The city will curb its legal challenges against parents who want the city to pay for their children with disabilities to attend private schools, officials said Tuesday, a move intended to appease lawmakers who sought greater protections for such parents.

The city is obligated to pay for private schooling for children when the public school system cannot provide the special-education services they need, though parents must request a special hearing before the city will fund the private placement.

In recent years, the city’s education department has hired extra lawyers to more aggressively fight parents’ tuition-reimbursement claims at those hearings, partly as a cost-cutting tactic. Because parents must request a new hearing each year, the city will often challenge claims that parents won the previous year, advocates say.

As a result, many parents annually endure long legal battles and face the threat of steep legal fees and tuition costs if they lose their cases.

Beginning in September, the city will not fight cases that have previously been settled or that parents have won, and it will seek settlements more quickly when it does not plan to challenge reimbursement claims, Mayor Bill de Blasio said at a press conference Tuesday. The city will also ease the paperwork requirements on parents seeking those reimbursements, and will expedite payments to them, officials said.

“Thank God that we’ve gotten here today,” said Leah Steinberg, the special education affairs director for Agudath Israel, one of several Orthodox Jewish advocacy groups that have led the charge in pushing for the policy changes. “It’s changing back to being about the family and child, instead of being, you’re the litigant.”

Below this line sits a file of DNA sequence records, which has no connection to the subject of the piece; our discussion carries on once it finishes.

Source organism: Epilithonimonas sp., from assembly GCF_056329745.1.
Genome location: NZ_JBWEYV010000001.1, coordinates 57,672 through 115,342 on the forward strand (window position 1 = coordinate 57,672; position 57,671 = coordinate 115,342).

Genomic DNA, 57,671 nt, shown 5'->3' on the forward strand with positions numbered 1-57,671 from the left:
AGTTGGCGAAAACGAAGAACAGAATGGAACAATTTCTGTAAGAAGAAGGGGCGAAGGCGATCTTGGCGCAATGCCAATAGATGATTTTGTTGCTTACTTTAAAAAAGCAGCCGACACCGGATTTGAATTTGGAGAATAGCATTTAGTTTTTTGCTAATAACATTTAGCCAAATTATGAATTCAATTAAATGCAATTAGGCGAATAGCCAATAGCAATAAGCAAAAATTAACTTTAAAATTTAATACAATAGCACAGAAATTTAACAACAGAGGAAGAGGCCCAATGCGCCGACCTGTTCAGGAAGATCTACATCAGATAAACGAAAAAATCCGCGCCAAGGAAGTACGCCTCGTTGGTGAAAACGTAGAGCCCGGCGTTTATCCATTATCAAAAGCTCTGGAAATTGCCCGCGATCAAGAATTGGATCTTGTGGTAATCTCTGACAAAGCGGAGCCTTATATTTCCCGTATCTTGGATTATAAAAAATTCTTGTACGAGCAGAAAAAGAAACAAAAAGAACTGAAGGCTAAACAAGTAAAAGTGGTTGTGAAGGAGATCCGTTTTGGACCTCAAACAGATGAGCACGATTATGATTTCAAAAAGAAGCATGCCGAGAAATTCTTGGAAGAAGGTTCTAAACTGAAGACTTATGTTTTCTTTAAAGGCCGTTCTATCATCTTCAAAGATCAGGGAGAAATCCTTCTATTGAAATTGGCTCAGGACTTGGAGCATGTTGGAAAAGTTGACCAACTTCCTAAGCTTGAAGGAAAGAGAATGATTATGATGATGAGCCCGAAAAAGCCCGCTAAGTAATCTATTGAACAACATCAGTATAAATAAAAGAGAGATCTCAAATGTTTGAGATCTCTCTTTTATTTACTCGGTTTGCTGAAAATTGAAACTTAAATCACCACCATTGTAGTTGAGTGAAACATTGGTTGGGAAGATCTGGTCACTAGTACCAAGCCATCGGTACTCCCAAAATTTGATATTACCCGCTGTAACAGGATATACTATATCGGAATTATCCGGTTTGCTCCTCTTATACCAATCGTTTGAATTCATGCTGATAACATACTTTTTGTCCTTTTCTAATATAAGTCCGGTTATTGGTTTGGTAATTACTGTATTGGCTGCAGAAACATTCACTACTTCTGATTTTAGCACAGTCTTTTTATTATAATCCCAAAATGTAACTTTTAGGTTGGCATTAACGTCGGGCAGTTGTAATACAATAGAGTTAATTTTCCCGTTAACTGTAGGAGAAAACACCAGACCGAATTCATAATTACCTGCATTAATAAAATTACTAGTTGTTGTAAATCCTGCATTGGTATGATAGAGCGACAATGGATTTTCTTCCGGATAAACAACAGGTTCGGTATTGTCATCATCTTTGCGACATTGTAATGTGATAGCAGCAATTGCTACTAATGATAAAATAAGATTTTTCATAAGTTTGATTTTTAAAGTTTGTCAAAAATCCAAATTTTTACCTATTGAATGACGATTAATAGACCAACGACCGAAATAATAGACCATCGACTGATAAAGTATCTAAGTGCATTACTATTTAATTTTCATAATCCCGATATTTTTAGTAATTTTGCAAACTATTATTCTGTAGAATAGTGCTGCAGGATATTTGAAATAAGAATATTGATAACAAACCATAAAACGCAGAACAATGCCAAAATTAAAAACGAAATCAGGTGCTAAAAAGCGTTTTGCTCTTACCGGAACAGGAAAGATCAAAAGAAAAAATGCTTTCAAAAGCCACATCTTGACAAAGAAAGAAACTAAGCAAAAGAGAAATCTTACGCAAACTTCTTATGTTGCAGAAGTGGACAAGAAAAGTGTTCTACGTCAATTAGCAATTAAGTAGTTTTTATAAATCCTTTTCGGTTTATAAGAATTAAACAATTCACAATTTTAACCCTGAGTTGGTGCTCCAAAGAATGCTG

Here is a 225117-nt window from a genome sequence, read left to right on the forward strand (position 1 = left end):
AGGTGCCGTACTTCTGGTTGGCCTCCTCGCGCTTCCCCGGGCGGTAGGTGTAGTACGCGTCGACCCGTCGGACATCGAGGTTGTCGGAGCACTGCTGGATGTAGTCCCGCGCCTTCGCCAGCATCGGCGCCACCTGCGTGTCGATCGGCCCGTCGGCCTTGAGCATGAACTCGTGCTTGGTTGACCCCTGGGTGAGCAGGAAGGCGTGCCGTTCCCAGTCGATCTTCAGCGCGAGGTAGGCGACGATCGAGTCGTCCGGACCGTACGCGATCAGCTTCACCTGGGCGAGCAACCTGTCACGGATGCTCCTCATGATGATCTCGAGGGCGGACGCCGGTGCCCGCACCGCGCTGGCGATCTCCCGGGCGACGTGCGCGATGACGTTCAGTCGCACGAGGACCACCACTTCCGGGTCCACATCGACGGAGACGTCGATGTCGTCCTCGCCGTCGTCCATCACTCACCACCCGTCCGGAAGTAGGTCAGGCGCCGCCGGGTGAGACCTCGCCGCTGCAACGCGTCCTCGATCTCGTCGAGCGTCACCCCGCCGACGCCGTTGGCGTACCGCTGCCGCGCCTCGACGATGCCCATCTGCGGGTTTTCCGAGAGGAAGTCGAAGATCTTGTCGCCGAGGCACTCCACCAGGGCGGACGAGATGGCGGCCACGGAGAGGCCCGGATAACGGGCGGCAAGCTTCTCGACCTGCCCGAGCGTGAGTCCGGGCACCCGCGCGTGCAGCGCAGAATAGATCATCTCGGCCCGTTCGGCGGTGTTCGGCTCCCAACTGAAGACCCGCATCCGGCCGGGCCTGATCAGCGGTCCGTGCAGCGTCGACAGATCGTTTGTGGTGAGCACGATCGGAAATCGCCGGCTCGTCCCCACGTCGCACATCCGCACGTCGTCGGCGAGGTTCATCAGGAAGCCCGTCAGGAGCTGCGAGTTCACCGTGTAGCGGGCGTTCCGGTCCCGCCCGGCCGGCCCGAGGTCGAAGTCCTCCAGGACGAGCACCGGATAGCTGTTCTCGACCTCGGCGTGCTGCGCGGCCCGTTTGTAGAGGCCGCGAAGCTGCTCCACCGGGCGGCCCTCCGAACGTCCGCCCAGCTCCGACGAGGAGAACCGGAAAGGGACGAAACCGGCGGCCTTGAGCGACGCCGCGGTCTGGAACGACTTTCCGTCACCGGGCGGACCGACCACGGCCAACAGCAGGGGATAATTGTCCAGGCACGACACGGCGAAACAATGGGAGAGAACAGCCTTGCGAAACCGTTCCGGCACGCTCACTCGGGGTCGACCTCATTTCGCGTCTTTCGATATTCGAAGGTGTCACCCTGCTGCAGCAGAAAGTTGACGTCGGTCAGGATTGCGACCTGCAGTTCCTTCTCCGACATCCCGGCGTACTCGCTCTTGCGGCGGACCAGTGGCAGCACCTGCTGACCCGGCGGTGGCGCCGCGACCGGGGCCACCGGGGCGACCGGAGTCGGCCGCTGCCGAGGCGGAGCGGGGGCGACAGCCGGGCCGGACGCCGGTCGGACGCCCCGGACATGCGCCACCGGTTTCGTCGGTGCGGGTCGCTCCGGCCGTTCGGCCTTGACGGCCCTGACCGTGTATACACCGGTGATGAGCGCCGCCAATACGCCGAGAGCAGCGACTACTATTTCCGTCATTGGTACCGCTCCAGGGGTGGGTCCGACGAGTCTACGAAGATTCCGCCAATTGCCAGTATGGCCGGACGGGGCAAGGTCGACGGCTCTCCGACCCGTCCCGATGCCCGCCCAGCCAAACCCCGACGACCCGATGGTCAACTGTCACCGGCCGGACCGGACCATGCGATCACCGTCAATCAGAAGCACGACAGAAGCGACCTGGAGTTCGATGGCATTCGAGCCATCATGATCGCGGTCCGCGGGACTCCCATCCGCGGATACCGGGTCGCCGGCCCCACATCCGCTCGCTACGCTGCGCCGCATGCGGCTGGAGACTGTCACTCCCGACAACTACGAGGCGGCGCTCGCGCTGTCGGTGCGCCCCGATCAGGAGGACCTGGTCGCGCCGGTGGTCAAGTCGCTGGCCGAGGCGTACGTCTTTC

The state Assembly was set to vote on a bill last week that the had Senate already passed, which would have kept parents of children with disabilities from having to request the same private school placements and tuition reimbursements each year. Assembly Speaker Sheldon Silver agreed to table that bill after de Blasio committed to the policy changes, though Silver said Tuesday that lawmakers “reserved the right” to reintroduce the bill if necessary.

While about 170,000 students receive special-education services in public schools, a few thousand students with disabilities receive city funds to pay for private school, officials said. That private school tuition will cost the city roughly $208 million this year, according to estimates by the Independent Budget Office.

The city’s more combative legal approach was intended to drive down those costs by forcing families to prove that the public schools could not meet their children’s needs. The city also began to appeal more cases that it lost to state reviewers, who often rule in favor of the city.

“That might’ve been the good litigation strategy, but it was not a humane way to run a school system,” de Blasio said Tuesday.

He could not say whether the policy would result in more private school placements and higher costs for the city, but argued that “if there is an additional cost, it’s appropriate because we’re serving the families more fairly.”

Chancellor Carmen Fariña added that many students with disabilities are “best served in public schools,” but that the new policies would “ease the burden” on families who seek services outside the public system.

While some advocates commended the announcement as a step in the right direction, they pointed out that it is not a new law, but a policy change that must be enacted. The education department has not yet created any new regulations to codify the new policies, officials said.

“I’m eager to see how this will all be implemented,” said Rebecca Shore, litigation director at Advocates for Children. “I hope this announcement will result in less litigation and a less frustrating process for parents.”